The plaintiff in a recent lawsuit filed against the City of Sacramento, allegedly verbally threatened and brandished a gun at homeless people near his business last December.
Rich Eaton, a former San Diego Sheriff’s deputy, is named by three victims in police reports obtained through confidential sources.
“I should put a bullet in the back of your head,” Eaton said according to one of the victim’s statements.
The same victim claimed he saw Eaton brandishing a gun at another homeless man a few days earlier.
“Richard was in his vehicle on the bike trail at the top of the levee and I could see him pointing a gun out of the vehicle window,” the report says.
The other victim said Eaton pointed the gun directly at him as he tried confronting Eaton about driving on a path intended for bikes and pedestrians.
“I could see him holding the guns in his hand with the barrel sticking out the window pointing at me,” the second victim said. “He pulled the gun back and said ‘pussy.’”
The case was suspended at the sergeant’s discretion according to the report.
This happened after city workers used bulldozers to remove the belongings of several homeless people living there in December, one of the coldest months of the year.
The city has plans to remove the remaining homeless residents from Railroad Drive tomorrow according to a resident who asked to be called E.
E said he doesn’t know where he will go and will have to leave much of his belongings behind.
There are about half a dozen vehicles, used as shelter, on Railroad Drive.
Eaton’s lawsuit alleges the City of Sacramento’s acts and omissions were done with deliberate intent and reckless disregard of Railroad 1900, LLC’s rights.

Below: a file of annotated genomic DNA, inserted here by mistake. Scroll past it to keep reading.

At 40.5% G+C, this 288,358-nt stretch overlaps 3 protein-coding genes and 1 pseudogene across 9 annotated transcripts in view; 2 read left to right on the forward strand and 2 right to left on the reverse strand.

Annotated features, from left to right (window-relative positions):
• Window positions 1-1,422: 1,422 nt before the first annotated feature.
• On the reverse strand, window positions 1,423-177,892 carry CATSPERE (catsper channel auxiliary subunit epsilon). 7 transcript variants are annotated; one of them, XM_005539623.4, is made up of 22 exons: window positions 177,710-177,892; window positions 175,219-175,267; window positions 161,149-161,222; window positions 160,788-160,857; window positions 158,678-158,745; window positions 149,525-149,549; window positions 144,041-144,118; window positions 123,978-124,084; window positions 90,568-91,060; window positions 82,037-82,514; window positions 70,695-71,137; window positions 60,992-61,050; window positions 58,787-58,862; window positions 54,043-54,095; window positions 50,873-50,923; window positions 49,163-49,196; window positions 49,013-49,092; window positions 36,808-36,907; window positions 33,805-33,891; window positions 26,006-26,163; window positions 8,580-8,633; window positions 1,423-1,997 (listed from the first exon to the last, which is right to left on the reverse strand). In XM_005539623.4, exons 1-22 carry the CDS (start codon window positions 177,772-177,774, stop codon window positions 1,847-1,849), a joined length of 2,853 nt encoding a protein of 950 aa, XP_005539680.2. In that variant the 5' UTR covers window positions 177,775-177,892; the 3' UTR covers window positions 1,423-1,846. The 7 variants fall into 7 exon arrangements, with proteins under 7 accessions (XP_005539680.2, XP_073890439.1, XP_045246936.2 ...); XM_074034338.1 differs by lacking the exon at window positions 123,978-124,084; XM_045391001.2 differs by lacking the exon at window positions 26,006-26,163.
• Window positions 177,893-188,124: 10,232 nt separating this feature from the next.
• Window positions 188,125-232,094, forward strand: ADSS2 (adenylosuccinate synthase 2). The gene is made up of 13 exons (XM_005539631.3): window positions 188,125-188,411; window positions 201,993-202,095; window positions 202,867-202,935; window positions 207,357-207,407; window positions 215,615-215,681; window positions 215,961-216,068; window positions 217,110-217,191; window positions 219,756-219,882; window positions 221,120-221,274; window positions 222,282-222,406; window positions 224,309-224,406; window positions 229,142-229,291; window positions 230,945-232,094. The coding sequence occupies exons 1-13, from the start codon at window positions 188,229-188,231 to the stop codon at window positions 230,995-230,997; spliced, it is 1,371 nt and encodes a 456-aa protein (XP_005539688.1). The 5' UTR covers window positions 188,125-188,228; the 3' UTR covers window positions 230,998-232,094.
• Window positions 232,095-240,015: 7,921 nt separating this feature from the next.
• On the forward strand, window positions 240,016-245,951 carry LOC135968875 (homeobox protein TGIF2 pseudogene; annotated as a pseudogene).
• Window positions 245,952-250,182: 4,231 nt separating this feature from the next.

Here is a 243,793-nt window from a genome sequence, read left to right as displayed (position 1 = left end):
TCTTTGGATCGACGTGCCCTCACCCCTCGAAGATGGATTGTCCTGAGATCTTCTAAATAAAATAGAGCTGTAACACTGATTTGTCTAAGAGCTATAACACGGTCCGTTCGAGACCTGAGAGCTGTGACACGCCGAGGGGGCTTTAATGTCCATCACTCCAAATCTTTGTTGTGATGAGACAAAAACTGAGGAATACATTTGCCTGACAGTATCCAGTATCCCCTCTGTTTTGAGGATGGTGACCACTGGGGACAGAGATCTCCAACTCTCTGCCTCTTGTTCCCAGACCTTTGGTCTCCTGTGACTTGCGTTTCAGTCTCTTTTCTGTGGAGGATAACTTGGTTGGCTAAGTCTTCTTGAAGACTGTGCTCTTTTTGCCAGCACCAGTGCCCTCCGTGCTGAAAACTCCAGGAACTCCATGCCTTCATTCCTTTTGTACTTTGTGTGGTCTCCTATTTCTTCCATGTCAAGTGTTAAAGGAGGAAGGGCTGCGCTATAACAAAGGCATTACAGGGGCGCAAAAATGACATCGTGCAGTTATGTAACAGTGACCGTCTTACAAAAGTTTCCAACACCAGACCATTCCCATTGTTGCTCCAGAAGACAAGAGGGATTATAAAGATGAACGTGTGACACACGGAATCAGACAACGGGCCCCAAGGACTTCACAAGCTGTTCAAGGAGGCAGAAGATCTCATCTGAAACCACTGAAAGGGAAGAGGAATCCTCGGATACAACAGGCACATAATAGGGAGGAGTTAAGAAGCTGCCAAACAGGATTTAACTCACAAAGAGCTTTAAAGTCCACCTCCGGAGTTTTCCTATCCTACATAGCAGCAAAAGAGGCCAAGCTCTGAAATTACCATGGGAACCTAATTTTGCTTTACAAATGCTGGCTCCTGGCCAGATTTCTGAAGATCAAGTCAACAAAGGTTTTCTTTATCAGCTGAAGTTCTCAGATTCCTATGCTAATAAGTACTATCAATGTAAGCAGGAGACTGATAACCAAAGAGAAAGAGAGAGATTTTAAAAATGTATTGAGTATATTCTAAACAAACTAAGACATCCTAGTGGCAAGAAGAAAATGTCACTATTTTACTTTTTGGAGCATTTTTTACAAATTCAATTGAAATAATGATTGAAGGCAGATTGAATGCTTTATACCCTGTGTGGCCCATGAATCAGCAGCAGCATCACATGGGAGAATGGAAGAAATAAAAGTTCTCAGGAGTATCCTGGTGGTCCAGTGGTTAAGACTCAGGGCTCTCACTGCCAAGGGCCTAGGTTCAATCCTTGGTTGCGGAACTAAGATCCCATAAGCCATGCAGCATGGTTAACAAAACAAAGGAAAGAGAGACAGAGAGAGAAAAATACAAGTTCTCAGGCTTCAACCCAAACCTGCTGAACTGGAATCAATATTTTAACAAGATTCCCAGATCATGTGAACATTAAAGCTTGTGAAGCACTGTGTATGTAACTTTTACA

The City of Sacramento’s failure and outright refusal to enforce its laws has caused the company significant damage. It has caused the property value to decrease, it has caused Railroad 1900 to hire private security to avoid further damage to its property, and it has caused Railroad 1900 to incur significant expenses cleaning the area, which has been repeatedly littered with waste, debris, excrement, and drug paraphernalia according to the lawsuit.
The property’s value has increased from about $429 thousand to more than $2.7 million since 2017 when the property was acquired, according to the Sacramento County Assessor's office.
An increase of over $2.3 million.
The property sits among several others that are used for cannabis manufacturing and appears it will be used to do the same despite the City’s CORE program.
The CORE program was created to assist individuals and communities who are facing barriers to starting cannabis businesses due to the historically disparate enforcement of cannabis crimes towards minority ethnicities.
Eaton's lawsuit also alleges areas called “containment zones” were created due to city officials allowing the homeless to gather.
City Attorney Susana Alcala Wood told the SacBee that there are no “containment zones” and no effort to keep unsheltered residents in any particular area of the city.
Martin v. the city of Boise (2018) federal court ruling, governments cannot cite people for camping on public property unless a shelter bed is available. All shelters in Sacramento are typically full.
The property is part of a larger parent company, Brixton, which can be found on a banner hanging on the property. Brixton’s transaction volume is over $1.15 billion and owns over 12 million square feet of property according to its website.
Brixton is headquartered in San Diego, just south of where Eaton lives.
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